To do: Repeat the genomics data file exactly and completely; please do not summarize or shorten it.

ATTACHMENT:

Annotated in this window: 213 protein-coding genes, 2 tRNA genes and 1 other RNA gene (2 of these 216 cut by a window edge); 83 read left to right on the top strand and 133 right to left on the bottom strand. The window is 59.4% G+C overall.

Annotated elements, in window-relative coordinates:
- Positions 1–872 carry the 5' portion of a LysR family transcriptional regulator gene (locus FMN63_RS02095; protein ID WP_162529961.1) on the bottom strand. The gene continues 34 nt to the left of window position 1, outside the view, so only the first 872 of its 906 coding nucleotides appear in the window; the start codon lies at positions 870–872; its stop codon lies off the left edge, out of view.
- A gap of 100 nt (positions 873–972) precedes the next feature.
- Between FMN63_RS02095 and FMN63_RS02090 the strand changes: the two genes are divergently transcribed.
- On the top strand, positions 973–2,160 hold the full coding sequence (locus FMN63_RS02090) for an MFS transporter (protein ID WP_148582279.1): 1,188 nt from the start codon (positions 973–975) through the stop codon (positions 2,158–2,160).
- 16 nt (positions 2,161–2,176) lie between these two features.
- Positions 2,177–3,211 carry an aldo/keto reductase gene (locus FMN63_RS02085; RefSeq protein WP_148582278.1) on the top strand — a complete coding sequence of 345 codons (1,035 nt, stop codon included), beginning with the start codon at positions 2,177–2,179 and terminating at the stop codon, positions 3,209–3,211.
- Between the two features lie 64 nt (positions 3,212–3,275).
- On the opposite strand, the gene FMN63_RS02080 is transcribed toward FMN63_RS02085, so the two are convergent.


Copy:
Annotated in this window: 213 protein-coding genes, 2 tRNA genes and 1 other RNA gene (2 of these 216 cut by a window edge); 83 read left to right on the top strand and 133 right to left on the bottom strand. The window is 59.4% G+C overall.

Annotated elements, in window-relative coordinates:
- Positions 1–872 carry the 5' portion of a LysR family transcriptional regulator gene (locus FMN63_RS02095; protein ID WP_162529961.1) on the bottom strand. The gene continues 34 nt to the left of window position 1, outside the view, so only the first 872 of its 906 coding nucleotides appear in the window; the start codon lies at positions 870–872; its stop codon lies off the left edge, out of view.
- A gap of 100 nt (positions 873–972) precedes the next feature.
- Between FMN63_RS02095 and FMN63_RS02090 the strand changes: the two genes are divergently transcribed.
- On the top strand, positions 973–2,160 hold the full coding sequence (locus FMN63_RS02090) for an MFS transporter (protein ID WP_148582279.1): 1,188 nt from the start codon (positions 973–975) through the stop codon (positions 2,158–2,160).
- 16 nt (positions 2,161–2,176) lie between these two features.
- Positions 2,177–3,211 carry an aldo/keto reductase gene (locus FMN63_RS02085; RefSeq protein WP_148582278.1) on the top strand — a complete coding sequence of 345 codons (1,035 nt, stop codon included), beginning with the start codon at positions 2,177–2,179 and terminating at the stop codon, positions 3,209–3,211.
- Between the two features lie 64 nt (positions 3,212–3,275).
- On the opposite strand, the gene FMN63_RS02080 is transcribed toward FMN63_RS02085, so the two are convergent.